Another Shot Across the Bow on Pesticides

A common commodity fumigant is again the target of environment activists.

As we have reported in this column several times over the past year, pesticide activists are going all out against pesticide use in California and using every mechanism they can to attempt to accomplish that goal. The latest attack comes from the Center for Biological Diversity (CBD) and Californians for Pesticide Reform (CPR) who submitted a petition to request that the California Air Resources Board (CARB) initiate a rulemaking and other appropriate actions to add sulfuryl fluoride to its greenhouse gas inventory and phase out the use of sulfuryl fluoride in California. Sulfuryl fluoride is used in residential fumigation where it is known as Vikane and in commodity fumigation as Profume.

Petitioners’ Position
According to CBD, “This action is necessary due to sulfuryl fluoride’s high Global Warming Potential (GWP). Sulfuryl fluoride is 4,800 times more potent than carbon dioxide in trapping heat, consequently contributing to climate change, and it is a threat to public health. Sulfuryl fluoride also lasts in the atmosphere for 36 years, eight times longer than the lifespan previously assumed when CARB last considered the regulation of sulfuryl fluoride as a greenhouse gas. The concentration of sulfuryl fluoride in the atmosphere is drastically increasing despite the development of successful alternatives to treat insect infestations. California is the largest consumer of sulfuryl fluoride in the world, consuming approximately three million pounds in 2021. Sulfuryl fluoride is also a recognized toxic air contaminant and a neurotoxin, which causes illness, disabilities and death. At least 16 deaths have been attributed to sulfuryl fluoride use in California. The time has come for CARB, an agency committed to climate leadership and public health, to regulate sulfuryl fluoride and phase out its use.”

The largest use of sulfuryl fluoride is in residential use, so most of the petitioners’ comments are focused on residential use. Interestingly, the petitioners claim there are “viable alternatives” to the use of sulfuryl fluoride. These alternatives include temperature manipulation for whole structure treatment, numerous localized treatment options and prevention methods established through Integrated Pest Management. The petitioners claim the treatment alternatives are comparable in price to sulfuryl fluoride, and many have proven comparably effective.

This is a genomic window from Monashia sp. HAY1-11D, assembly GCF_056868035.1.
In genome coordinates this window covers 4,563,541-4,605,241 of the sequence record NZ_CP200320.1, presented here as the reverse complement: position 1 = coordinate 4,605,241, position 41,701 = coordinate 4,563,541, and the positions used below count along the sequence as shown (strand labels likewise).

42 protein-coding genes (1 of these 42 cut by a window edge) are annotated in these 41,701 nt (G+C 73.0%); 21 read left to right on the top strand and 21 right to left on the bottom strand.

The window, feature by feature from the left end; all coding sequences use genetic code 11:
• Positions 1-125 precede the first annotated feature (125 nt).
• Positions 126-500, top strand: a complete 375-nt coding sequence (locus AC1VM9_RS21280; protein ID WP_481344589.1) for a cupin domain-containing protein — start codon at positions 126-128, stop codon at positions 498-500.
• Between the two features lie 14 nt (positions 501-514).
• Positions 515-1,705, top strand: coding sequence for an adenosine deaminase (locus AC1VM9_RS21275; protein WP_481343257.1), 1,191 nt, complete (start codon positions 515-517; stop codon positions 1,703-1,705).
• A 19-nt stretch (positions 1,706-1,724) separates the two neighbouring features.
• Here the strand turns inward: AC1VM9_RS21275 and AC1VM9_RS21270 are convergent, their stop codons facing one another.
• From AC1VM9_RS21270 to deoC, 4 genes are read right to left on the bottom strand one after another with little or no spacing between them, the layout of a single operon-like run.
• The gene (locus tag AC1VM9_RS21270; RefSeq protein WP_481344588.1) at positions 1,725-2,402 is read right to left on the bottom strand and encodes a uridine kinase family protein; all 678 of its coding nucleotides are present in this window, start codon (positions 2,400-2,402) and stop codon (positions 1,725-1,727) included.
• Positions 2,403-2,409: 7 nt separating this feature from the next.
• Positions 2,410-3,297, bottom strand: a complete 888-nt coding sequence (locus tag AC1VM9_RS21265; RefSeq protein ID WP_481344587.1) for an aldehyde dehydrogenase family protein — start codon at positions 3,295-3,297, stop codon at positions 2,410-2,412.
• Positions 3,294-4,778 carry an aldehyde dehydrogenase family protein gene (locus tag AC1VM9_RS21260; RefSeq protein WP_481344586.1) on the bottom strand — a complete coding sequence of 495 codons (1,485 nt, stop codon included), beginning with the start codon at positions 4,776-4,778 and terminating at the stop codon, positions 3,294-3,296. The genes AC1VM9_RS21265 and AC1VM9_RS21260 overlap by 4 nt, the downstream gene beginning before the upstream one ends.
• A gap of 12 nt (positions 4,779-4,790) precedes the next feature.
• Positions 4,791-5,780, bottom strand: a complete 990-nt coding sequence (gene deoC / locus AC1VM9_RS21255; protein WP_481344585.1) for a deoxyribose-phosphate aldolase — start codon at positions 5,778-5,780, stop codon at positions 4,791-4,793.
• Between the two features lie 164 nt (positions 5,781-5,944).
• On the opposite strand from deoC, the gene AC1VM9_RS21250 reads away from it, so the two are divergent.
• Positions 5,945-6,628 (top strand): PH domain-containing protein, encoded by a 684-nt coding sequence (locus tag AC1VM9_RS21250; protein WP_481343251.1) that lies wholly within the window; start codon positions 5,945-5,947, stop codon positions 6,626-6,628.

Whole-Structure Treatment (Heat)
Heat is a nonchemical option for whole-structure treatment and localized treatment. The treatment process involves heating all wood in the structure to a minimum of 120 degrees F and holding this temperature for a minimum of 33 minutes. The benefit of heat treatment is the ability to treat the entire structure without using chemicals and the relatively short period of time the structure must be vacated (typically a few hours compared to the days required with sulfuryl fluoride fumigation.)

Orange Oil and Other Essential Oils
Orange oil is an alternative treatment extracted from orange peels. The major components of the oil are chemicals called terpenes or terpenoids and the major active ingredient is d-limonene. D-limonene is considered safe and has a low toxicity. In a 2020 study, orange oil coupled with heat treatment and d-limonene vapors resulted in either complete or almost complete mortality after several days of exposure, including in what would be a heat sink area.

Microwave devices are also available for termite control. Microwaves kill termites by causing fluids inside their cells to boil, which destroys cell membranes.

High-voltage electricity, or electrocution, is another nonchemical option. The device used emits high voltage (90,000 volts) but has a low current (less than 0.5 amps). Death to drywood termites occurs by electric shock, although delayed mortality may also occur from the destruction of intestinal protozoa.

Research is currently underway under California’s DPR Pest Management Grant to explore the concept of an “in-wood” baiting system for drywood termites using chitin biosynthesis inhibitors, which are synthetic hormones, as active ingredients. With the bait, the affected termites return to the central part of the colony and die in the vicinity of reproductive termites and eggs.
Whether these controls work or not or are even applicable to commodity fumigation use of sulfuryl fluoride, it is necessary to step back and determine if it is even necessary to consider a ban on the use of sulfuryl fluoride. When you consider the amount of sulfuryl fluoride used, it is negligible in terms of its contribution to climate change. The total annual emissions of sulfuryl fluoride from all sources only amounts to 0.035% of the current total man-made greenhouse gas emissions. To put that in perspective, the concentrations of sulfuryl fluoride in the atmosphere are roughly analogous to a distance of 0.9 miles traveled by a single car compared to the total vehicle miles traveled (VMT) per year by all of the vehicles in California (about 340 billion VMT), or half a single grape compared to the total annual grape production in California (about 5.6 million tons.) Ridiculous!

The petitioners don’t consider any benefits from the use of sulfuryl fluoride, which is now widely used in tree nut fumigation to replace methyl bromide and phosphine, fumigants also targeted by anti-pesticide activists. Sulfuryl fluoride is considered a much safer and more effective alternative and will become a huge issue should CARB consider any action here. The agricultural industry and, in particular, our organization, are actively working against this petition and respectfully requesting CARB to use common sense and practicality when addressing the activists’ complaints and accusations.